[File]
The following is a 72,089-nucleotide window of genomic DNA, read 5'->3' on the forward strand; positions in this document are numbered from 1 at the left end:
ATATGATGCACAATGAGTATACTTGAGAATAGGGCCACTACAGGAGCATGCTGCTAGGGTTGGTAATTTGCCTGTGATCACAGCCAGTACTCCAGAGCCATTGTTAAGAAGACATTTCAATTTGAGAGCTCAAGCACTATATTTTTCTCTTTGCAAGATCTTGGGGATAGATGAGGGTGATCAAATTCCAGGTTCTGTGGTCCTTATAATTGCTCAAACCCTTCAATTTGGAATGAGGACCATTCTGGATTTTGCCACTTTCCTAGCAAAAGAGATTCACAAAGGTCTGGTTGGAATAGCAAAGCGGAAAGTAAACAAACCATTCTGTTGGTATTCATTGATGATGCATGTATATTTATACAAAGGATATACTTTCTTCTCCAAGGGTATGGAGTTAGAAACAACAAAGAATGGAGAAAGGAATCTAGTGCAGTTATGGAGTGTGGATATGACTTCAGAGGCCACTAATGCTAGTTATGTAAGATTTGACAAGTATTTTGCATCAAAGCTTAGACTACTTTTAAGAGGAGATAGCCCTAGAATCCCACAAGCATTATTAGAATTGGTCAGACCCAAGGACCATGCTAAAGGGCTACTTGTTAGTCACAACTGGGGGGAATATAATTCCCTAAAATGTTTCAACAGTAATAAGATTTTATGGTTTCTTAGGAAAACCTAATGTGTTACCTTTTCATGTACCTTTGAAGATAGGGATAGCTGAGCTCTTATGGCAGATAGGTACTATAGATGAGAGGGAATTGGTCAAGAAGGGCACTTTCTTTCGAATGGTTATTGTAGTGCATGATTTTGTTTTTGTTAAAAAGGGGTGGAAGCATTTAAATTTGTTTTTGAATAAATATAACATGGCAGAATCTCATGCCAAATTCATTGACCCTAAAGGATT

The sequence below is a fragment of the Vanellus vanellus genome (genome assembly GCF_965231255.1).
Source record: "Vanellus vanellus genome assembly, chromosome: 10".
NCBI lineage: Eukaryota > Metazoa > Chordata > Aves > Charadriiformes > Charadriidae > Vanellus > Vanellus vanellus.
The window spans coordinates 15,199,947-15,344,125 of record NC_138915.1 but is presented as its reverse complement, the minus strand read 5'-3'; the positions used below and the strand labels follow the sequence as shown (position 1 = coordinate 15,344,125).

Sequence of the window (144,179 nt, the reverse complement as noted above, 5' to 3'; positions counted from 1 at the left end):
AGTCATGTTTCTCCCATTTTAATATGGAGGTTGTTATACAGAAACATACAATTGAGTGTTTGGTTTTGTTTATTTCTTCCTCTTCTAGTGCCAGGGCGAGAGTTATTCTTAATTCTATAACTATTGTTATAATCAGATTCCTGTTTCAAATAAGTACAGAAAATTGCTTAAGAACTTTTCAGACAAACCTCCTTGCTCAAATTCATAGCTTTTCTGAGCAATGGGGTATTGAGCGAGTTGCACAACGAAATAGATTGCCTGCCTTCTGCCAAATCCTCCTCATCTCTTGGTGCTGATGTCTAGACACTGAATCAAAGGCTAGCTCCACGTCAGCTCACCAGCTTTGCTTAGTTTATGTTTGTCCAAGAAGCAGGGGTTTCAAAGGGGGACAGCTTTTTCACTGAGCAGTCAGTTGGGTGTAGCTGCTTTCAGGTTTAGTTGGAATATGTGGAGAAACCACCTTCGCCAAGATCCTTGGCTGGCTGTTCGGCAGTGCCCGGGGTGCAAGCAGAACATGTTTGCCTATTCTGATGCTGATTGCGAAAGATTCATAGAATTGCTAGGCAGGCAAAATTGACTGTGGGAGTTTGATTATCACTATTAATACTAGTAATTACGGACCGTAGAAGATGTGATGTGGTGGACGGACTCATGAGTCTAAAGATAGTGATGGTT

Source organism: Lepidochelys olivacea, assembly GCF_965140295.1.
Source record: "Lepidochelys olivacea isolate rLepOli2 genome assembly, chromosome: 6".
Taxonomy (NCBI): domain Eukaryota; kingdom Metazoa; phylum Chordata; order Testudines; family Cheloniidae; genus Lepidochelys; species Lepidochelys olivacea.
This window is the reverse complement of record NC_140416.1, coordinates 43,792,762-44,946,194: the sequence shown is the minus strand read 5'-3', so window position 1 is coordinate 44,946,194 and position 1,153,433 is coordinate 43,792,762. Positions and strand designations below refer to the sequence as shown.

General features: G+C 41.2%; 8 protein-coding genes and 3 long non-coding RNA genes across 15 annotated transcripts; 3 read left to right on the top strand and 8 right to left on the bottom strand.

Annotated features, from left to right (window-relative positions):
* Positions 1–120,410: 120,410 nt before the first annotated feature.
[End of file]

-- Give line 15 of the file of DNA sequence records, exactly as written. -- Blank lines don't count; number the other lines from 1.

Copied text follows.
* Positions 1–120,410: 120,410 nt before the first annotated feature.